Earth's physical resources: petroleum
The discovery of the world's first major underground oil field in Pennsylvania, USA in 1859 sparked the continuing era of the world's reliance on cheap energy from oil and gas. This free course, Earth's physical resources: petroleum, begins by examining the geological characteristics of petroleum and the key ingredients necessary to form oil and gas accumulations. Then there is a brief description of industrial operations during the life cycle of an oil field, starting with subsurface analysis a
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Test kits for water analysis
This free course, Test kits for water analysis, steps outside the laboratory to look at some examples of analytical procedures being carried out in the field using commercial test kits. These quick tests provide results on-site, extending the options available to analysts. The methods used are chemical or microbiological in nature, made portable by microelectronics.Author(s): Creator not set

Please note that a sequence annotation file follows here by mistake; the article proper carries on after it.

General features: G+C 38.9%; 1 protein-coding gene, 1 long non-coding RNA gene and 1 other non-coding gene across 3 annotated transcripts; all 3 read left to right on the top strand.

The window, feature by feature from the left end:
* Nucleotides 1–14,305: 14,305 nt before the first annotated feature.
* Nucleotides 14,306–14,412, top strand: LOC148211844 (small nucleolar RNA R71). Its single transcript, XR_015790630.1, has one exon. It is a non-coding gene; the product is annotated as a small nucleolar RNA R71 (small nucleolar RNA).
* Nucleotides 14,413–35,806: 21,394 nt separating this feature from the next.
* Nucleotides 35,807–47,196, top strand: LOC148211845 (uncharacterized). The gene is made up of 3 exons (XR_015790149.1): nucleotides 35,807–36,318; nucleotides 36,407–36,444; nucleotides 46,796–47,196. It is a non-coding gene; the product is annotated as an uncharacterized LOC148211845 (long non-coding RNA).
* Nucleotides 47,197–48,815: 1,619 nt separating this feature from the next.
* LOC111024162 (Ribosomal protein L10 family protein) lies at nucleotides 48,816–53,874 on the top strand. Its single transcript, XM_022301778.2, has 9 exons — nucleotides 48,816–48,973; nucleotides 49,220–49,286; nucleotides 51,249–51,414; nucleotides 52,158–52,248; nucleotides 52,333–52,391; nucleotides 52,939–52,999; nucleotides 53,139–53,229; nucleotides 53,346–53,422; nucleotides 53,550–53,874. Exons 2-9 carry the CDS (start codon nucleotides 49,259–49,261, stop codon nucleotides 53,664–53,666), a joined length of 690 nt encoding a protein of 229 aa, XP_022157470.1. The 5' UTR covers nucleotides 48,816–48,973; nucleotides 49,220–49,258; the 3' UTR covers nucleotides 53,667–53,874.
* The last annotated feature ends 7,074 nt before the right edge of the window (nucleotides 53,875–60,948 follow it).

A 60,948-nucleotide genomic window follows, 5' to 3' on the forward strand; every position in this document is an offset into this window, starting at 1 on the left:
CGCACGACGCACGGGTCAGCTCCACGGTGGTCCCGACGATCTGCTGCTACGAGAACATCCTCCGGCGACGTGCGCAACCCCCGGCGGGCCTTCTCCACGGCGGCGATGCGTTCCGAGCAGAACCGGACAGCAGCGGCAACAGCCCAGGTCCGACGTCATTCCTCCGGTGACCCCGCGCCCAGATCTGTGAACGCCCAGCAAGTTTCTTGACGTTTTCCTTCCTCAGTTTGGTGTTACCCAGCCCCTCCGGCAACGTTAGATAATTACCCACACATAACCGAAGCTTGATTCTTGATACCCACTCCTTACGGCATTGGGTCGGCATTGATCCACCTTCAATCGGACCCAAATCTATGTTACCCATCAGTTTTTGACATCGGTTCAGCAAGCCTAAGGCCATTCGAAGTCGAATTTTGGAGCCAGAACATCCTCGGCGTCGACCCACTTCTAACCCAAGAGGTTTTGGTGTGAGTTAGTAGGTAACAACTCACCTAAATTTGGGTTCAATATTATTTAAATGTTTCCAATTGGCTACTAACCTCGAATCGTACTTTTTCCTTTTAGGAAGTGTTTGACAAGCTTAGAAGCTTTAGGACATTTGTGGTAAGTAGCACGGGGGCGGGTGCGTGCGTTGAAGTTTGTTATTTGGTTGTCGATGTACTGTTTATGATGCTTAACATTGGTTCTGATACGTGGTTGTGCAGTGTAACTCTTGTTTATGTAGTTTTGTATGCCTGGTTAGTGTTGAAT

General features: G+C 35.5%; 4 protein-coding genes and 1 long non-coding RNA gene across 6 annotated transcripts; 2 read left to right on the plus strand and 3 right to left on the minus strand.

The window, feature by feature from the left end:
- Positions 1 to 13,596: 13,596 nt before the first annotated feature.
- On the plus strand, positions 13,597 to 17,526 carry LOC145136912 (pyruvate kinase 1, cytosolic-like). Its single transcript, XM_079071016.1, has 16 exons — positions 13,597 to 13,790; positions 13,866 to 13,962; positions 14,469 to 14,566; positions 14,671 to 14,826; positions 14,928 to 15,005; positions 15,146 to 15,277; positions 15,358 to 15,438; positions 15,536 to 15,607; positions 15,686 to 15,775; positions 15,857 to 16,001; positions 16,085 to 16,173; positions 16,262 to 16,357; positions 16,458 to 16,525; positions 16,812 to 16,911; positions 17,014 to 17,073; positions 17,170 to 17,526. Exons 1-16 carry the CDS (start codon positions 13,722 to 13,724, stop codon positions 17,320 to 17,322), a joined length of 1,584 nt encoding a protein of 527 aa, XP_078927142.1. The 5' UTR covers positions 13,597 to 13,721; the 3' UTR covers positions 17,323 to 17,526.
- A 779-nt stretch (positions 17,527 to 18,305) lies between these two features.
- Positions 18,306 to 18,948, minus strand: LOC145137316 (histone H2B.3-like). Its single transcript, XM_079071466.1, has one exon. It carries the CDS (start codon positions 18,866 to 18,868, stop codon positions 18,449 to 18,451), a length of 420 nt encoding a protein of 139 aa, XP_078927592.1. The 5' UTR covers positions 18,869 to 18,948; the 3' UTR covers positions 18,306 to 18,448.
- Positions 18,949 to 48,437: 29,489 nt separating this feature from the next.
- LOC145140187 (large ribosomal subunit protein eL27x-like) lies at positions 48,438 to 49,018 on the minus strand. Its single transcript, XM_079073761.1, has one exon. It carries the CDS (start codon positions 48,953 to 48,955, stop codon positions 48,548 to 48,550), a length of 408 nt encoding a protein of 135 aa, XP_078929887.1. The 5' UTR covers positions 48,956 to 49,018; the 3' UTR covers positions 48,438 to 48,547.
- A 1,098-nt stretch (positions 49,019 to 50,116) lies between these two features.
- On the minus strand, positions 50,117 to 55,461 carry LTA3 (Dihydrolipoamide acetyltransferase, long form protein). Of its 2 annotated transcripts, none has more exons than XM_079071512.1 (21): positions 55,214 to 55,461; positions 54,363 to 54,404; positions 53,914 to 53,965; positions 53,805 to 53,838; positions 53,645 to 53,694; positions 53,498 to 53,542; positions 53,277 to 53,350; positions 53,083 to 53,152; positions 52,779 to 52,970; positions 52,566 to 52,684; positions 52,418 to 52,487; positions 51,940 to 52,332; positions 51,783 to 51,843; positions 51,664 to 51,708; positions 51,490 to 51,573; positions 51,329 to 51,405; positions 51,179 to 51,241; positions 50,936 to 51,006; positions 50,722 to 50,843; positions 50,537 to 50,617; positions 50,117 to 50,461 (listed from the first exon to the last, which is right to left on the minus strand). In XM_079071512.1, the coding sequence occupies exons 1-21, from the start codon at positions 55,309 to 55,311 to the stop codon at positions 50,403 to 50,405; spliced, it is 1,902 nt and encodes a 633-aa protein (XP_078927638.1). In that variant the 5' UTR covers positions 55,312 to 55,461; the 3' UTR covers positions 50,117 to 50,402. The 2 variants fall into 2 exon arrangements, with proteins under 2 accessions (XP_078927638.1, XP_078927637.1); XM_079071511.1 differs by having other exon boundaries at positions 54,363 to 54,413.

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Acknowledgements

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6.3 Valence-shell electron-pair repulsion theory

The theory of molecular shape that we have been working towards is called valence-shell electron-pair repulsion theory (VSEPR theory). When applied to molecules and ions of the typical elements, its success rate is high. Here is a stepwise procedure that you can follow when applying this theory. It is illustrated with the molecule XeF4 and the ion C1O3. Xenon tetrafluoride is one of the select band of noble gas compounds that were unknown before 1962
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4.5.2 Noble gas configurations under stress

It is remarkable how many molecules and ions of the typical elements can be represented by Lewis structures in which each atom has a noble gas shell structure. Nevertheless, many exceptions exist. According to the periodic trends summarised in Section 2, the highest fluorides of boron and phosphorus are BF3 and PF5. How
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4.5.1 Lewis structures

G.N. Lewis used the shared electron-pair bond to re-express structural formulae in an electronic form. Examples appeared in Figure 28, where the sharing leads to Lewis structures in which each atom has the shell structure of a noble gas.